Weakness or tightness in any part of the core, such as the TrA, which is the deepest layer of abdominal muscles that wrap around the front and sides of your torso like a corset, can force your pelvic floor muscles to saddle more work than they can handle and lead to leaking, Murdock said.
A simple way to check if your TrA is working is to do a forearm plank and see if you can keep your lower abdominal muscles flat, or if they “dome” downwards. This doming is an indication that the TrA is not working well, and the superficial muscles are taking over instead. In this case, you should modify the exercise to make it easy enough that you can keep the lower abdomen flat. This can be done by keeping your knees on the floor, or doing the plank at an incline with your arms on the edge of a couch, for example.
Adopt Smart Sleep Strategies
The hot flashes, night sweats, and general anxiety that come with the hormonal fluctuations of menopause can wreak havoc on your sleep. That’s especially bad for athletes, because sleep time is recovery time.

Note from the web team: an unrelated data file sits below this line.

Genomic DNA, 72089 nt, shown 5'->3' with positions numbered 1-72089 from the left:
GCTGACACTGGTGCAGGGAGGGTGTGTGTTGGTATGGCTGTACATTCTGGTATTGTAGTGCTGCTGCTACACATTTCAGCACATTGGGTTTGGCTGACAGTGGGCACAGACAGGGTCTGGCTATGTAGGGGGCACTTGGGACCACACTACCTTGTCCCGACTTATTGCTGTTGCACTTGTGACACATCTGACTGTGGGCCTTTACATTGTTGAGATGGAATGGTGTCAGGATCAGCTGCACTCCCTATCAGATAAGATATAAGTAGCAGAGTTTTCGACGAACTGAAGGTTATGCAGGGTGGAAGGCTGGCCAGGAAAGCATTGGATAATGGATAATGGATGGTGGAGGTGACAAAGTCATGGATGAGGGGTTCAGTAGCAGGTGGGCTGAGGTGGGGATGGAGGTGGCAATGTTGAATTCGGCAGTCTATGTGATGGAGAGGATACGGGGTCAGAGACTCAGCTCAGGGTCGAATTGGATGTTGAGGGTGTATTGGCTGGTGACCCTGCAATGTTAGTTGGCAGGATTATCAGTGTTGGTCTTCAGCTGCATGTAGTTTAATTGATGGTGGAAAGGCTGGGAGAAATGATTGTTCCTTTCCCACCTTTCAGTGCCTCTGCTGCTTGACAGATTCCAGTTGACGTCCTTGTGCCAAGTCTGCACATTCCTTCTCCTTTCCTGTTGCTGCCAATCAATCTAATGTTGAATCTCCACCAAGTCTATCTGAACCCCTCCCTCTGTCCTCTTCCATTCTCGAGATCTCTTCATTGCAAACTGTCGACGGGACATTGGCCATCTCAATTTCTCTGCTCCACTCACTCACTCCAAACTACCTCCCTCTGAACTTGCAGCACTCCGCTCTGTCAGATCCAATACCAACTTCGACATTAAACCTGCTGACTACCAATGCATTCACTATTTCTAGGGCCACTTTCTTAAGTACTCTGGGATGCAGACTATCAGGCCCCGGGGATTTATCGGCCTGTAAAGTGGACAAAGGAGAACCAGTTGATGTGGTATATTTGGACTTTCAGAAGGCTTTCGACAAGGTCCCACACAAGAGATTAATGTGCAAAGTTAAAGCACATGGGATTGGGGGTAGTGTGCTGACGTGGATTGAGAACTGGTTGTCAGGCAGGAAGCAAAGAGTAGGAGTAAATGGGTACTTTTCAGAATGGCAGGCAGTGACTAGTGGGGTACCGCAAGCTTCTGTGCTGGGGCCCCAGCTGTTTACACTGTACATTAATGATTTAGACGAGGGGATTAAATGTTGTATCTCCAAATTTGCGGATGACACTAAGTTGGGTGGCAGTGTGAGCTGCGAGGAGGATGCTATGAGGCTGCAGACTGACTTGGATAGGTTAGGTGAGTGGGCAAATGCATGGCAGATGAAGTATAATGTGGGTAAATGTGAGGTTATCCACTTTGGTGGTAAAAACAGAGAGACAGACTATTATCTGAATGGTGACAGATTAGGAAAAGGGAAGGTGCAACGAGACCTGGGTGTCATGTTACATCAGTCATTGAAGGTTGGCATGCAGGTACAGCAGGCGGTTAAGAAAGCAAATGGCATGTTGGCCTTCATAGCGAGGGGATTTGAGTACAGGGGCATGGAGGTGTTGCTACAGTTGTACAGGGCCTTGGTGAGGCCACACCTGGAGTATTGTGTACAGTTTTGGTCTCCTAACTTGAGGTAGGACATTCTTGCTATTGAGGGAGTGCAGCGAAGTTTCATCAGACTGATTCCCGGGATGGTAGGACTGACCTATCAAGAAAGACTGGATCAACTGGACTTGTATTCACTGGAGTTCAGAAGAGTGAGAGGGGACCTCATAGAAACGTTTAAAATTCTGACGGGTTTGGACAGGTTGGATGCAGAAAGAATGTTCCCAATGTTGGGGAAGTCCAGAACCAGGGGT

To help your body cool down and get ready for a good night’s sleep, Sims recommended drinking a cold glass of melatonin-boosting tart cherry juice 30 minutes before bed.
Also avoid eating within two hours of bed, Sims advises. “Making your body work on digestion interferes with the parasympathetic needs of sleep. So have your last meal earlier to give yourself plenty of time to digest so you can get proper rest.”
Talk to Your Doctor about Menopause
Finally a gynecologist can help balance out your hormones as an athlete in menopause and ease you through the transition with far less upheaval, Minkin said. “Low-dose birth control pills can be a blessing during perimenopause. The progestin helps with heavy periods. And they have low amounts of estrogen, which can help hot flashes, night sweats, sleep disruptions, and all those other symptoms.”
To find a doctor who specializes in menopause, check out menopause.org.
Read more about the mature athlete in our series on athletes and aging.
Selene Yeager is a NASM certified personal trainer, USA Cycling certified coach, Pn1 certified nutrition coach, and cyclist and Ironman athlete. She’s also the host of the menopause in athletes-focused podcast “Hit Play, Not Pause.”